Time to turn again to the pages of “Emily Post Mealtime Etiquette” for a look back at what was proper in the 1960s, when this handy tome was published.
Chapter 7 is titled “The Considerate Guest,” and includes these nuggets of wisdom:
When you are a guest, you have almost equal responsibility with your host and hostess for the success of the occasion. For regardless of how carefully plans have been made, and with what detail host and hostess give their attention to the gathering, an inconsiderate guest can spoil the enjoyment of all present by either deliberate or unconscious rudeness.
General Responsibilities of the Guest
Acceptance of an invitation is a tacit acceptance of your responsibilities as a guest. These include, among other things, participating in, but not monopolizing, the conversation; helping to keep the conversation away from controversial subjects and malicious gossip; being pleasant to all present regardless of whether you are having a private feud with someone in the group; and finally, knowing and using ordinary good manners, both at the table and away from it.
A general knowledge of basic rules of etiquette will equip you for most of the dining situations you will encounter.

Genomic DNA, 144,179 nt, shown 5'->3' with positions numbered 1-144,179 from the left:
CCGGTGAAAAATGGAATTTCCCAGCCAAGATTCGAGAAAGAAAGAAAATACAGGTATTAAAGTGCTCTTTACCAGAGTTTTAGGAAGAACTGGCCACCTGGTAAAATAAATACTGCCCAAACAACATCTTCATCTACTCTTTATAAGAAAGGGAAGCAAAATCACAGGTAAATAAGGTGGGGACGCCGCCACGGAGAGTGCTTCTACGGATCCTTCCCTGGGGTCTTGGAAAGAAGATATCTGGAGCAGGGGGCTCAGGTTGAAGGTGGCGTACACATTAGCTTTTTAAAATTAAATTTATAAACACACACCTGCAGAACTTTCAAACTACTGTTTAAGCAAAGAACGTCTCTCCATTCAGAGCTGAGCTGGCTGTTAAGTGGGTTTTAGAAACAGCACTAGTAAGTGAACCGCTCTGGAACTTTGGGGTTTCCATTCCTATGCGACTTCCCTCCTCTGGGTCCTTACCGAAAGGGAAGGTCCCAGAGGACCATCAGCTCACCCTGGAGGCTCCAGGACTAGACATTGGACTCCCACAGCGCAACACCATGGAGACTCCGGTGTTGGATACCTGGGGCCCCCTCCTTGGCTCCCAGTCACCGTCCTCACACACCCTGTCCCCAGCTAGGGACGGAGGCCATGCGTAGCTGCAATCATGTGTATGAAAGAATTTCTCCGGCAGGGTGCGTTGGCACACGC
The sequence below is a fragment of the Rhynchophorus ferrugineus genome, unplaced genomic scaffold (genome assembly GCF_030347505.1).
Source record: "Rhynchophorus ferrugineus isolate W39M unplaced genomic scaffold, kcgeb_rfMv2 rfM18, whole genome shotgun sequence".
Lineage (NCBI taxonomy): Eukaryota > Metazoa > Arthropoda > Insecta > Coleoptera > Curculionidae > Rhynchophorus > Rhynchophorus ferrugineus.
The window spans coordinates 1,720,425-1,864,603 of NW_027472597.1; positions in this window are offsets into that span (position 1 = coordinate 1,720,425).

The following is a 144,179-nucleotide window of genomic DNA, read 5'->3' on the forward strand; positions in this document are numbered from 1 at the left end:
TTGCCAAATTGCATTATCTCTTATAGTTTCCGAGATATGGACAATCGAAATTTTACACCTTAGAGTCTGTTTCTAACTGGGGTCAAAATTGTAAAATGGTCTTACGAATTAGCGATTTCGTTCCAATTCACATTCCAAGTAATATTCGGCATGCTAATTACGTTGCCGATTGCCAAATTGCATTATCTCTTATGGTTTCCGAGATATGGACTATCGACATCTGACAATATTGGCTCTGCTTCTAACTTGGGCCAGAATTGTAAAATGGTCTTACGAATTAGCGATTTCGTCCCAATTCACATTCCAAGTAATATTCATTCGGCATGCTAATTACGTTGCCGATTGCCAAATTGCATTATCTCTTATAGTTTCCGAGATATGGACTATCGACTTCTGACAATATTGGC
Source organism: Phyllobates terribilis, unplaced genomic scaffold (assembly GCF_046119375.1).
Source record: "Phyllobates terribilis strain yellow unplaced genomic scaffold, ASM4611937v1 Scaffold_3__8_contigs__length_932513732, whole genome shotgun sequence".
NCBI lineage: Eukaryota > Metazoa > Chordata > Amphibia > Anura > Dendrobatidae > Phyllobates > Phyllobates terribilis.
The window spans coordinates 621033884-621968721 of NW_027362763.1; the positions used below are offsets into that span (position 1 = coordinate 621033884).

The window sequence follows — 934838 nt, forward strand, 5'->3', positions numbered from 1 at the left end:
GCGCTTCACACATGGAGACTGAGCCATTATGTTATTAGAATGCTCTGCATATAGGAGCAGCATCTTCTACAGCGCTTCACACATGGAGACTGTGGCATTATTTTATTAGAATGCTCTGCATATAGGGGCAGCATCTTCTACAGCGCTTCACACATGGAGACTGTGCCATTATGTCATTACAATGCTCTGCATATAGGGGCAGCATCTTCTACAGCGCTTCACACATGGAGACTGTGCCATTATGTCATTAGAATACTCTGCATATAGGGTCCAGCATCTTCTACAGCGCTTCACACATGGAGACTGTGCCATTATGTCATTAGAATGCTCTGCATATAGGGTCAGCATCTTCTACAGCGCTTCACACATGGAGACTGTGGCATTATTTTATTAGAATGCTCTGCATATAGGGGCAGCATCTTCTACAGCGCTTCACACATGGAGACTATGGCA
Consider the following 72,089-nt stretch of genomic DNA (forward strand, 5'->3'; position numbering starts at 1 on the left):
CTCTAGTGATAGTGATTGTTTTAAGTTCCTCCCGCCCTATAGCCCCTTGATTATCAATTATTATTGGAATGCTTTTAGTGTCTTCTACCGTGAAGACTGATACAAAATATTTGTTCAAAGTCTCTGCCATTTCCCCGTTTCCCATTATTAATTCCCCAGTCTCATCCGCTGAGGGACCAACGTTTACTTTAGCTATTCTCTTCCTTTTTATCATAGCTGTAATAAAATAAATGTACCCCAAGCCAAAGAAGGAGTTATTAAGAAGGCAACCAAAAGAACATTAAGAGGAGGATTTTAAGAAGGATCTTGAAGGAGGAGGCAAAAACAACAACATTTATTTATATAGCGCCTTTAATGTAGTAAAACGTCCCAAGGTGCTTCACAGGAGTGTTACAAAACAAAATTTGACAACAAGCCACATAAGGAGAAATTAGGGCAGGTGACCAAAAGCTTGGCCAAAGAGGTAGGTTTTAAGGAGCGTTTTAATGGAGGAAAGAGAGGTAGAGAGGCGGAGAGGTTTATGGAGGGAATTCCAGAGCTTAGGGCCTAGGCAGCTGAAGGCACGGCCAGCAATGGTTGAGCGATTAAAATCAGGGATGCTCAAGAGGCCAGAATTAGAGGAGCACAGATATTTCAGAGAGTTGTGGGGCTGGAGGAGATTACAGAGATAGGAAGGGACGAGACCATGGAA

It goes without saying that when you are invited to a meal of any kind, your personal appearance will be given attention. For a spur-of-the-moment invitation, you may have only the opportunity to be sure of having clean face and hands, clean fingernails and freshly combed hair. Children trained to give attention to these details for every meal at home will have no trouble remembering them when invited by a playmate’s mother to “stay for supper.” If the invitation has been extended well in advance of the meal, it will compliment your hostess (or host) if you come carefully groomed and attractively dressed.
At almost any event to which you are invited, it is almost better to arrive late than to arrive early. You may arrive up to five minutes before the time stated on your invitation, but to arrive earlier is to be most inconsiderate of your host and/or hostess. Those few minutes that they have before guests are expected to arrive can be most precious in seeing that everything is well in hand.
If you are invited to a sit-down meal, you should try to arrive at about the time stated. However, you may arrive up to 15 minutes late without being guilty of really great inconsiderateness to your hostess (or host). This timing is also appropriate for intimate teas. Buffet meals allow for greater elasticity in serving, and therefore you may arrive up to a half-hour late without offending. Large teas and cocktail parties allow for the greatest leeway in the time of both arrival and departure. You may arrive and leave early, you may arrive early and stay for the full time stated on your invitation, or you may arrive late, if you wish. It is important that your timing be coordinated with that of your invitation. Sometimes, when space for entertaining is limited, the guest list is staggered so that not everyone is invited for the same hours. You can embarrass your hostess by remaining too long.